I remember somebody once said to John Wesley: “Mr. Wesley why do you always talk about being born again whenever you preach? Why is it that wherever you go, you keep saying you must be born again?” And Wesley looked at him and said: “Because you must be born again.” There’s no other answer to this.
Now in verse 8, our Lord goes on to declare the mystery of the new birth.
The wind blows where it will and you hear the sound of it but you do not know whence it comes or where it goes. So it is with everyone who is born of the Spirit.
Here Jesus explains why he previously used the wind as a symbol for the Spirit – it’s because the wind has some unique characteristics – it blows wherever it wants to. Wind is sovereign in this respect, and so is the Spirit. No one directs the wind. Isn’t it amazing that with all the marvelous scientific progress that we’ve made in these last few decades, and with all that man has learned throughout the rolling centuries of time, we still don’t know how to direct the wind any better than we did centuries and centuries ago?
The wind is sovereign; it blows where it wants to. The wind is invisible. It’s unseen, yet it’s real. No one denies its existence, yet no one sees it. We see its effects, but we do not see the wind itself. So it is with the Spirit. The wind is inscrutable. Ultimately it defies our explanation. Oh, we think we know something about the weather, and as Mark Twain once put it, “Everyone talks about the weather, but no one does anything about it.” We try to, and we’re making a few feeble efforts in that respect, but we still do not know where the wind starts or where it will end.
But the winds are sovereign, invisible, and mysterious, and so it is with the Spirit. No one knows where the Spirit is going to be next. No one knows who He will be speaking to. It may be someone high or someone low, someone cultured or someone very simple, we don’t know. We can’t see Him, and though we can trace His actions, we can’t predict Him. There’s something mysterious about the work of the Spirit.
So, to this intellectual who believes that man can understand the whole process, and who is unwilling to commit himself until he understands that process, Jesus says, “Nicodemus, if you want to have a part in the Kingdom of God, you must be committed to something that will change you, and you will never be able to understand it.” Now that’s a tremendous challenge, isn’t it?
Here Nicodemus breaks in with his third question. In verse 9 we read,
Nicodemus said to him: Now, the first time, Nicodemus asked, “HOW can these things be?” … his emphasis was on the “how” – what’s the process? But now, this is a question of doubt … “CAN these things can be? How can it be this way?”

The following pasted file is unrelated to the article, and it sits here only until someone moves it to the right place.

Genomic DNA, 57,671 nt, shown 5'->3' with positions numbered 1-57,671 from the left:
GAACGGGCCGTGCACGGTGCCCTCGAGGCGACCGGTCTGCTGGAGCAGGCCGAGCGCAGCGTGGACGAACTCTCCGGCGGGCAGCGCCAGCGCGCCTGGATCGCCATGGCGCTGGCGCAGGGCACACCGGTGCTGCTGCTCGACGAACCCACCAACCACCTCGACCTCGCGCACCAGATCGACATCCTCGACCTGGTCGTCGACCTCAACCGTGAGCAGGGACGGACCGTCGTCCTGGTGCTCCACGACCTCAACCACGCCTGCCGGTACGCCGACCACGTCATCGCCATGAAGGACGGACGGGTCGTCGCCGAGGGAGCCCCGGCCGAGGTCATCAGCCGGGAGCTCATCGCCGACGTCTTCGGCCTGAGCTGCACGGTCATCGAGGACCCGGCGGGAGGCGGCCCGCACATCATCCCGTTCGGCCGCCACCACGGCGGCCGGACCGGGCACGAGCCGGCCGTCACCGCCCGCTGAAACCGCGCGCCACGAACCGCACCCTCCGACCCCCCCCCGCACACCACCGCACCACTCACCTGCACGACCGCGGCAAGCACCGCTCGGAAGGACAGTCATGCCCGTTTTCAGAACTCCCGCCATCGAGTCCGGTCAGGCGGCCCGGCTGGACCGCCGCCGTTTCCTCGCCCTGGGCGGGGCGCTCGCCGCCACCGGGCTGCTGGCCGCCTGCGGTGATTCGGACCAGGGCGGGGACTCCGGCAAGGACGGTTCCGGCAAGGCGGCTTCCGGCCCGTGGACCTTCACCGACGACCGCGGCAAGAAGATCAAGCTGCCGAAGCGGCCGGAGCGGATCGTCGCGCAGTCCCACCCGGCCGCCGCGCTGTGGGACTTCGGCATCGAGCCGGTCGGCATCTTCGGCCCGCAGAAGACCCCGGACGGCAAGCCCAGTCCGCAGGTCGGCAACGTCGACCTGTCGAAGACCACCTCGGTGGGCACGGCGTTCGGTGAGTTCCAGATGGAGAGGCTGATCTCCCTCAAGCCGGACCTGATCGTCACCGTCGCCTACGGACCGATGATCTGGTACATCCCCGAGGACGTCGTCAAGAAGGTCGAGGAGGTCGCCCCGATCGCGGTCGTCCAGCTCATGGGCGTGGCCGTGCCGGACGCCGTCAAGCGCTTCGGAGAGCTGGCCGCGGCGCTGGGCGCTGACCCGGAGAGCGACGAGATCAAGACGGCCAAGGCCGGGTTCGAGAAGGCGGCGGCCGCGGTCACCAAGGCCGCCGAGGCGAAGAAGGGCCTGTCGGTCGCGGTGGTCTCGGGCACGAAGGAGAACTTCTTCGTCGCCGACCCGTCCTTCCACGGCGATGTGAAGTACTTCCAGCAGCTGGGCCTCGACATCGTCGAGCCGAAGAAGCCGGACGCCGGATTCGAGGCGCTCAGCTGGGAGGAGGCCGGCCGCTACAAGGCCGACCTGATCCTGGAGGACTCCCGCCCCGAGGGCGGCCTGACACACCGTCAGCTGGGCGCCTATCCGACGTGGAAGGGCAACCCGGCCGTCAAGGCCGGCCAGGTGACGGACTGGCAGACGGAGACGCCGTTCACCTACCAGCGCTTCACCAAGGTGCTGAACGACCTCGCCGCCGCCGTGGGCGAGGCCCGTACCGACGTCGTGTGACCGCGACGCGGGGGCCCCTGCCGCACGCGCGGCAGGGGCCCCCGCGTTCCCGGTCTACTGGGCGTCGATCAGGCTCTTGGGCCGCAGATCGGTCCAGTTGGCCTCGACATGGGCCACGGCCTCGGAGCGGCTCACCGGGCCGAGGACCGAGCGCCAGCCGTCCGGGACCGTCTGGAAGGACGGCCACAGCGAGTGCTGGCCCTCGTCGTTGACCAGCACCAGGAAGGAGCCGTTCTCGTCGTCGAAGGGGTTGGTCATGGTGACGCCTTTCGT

How can this be?
There’s a touch of irony in our Lord’s answer. Can you see the little smile playing about his lips as he says, “Nicodemus, are you THE Master in Israel, the teacher in Israel, and you don’t know these things?” You see, Jesus touches him right on the spot in which he takes the most pride, in his intellectual knowledge. He was a teacher – “THE” teacher, the original word said. “Art thou the teacher of Israel, and you don’t even understand these things?” And then Jesus truly, truly gives his own credentials for speaking so authoritatively.
Truly, truly I say to you, we speak of what we know and bear witness of what we have seen but you do not receive our testimony. If I have told you earthly things and you do not believe, how can you believe if I tell you heavenly things? No one has ascended into heaven but He who descended from heaven, the Son of Man.
In other words, he’s saying:
I’m an eyewitness to what I am talking about. No man has ever ascended up into the heavens to bring back the answer that you’re seeking for, in answer to your question, but I came down for that purpose. No man has ever plumbed into the mysteries of God, no one has analyzed God’s workings with human life to the degree that he can answer the question you seek, but that’s what I came for. I came to unfold God’s mysteries, and to reveal His purposes. I know what I am talking about. I’m an eyewitness. Nicodemus, because you are not born again, you cannot understand what I am talking to you about. Why, I have even talked to you about earthly things, wind, water, fire, flesh, and so on, and you don’t even understand those things. How can I then explain to you about heavenly things?
Isn’t this amazing? This is what Paul says too, isn’t it? – “Now let the natural man receive not the things of the Spirit of God. Neither CAN he know them, because they are foolishness unto him.” It does look foolish to many – certainly many intellectuals – that we Christians say that, by believing a story of historical facts, much of which can even be verified, and by “receiving” a person, that our whole life can be changed, that the whole basis of our own knowledge is changed, and that we become different people. They shake their heads and say, “Ridiculous, absurd, I don’t understand it. I don’t believe it.”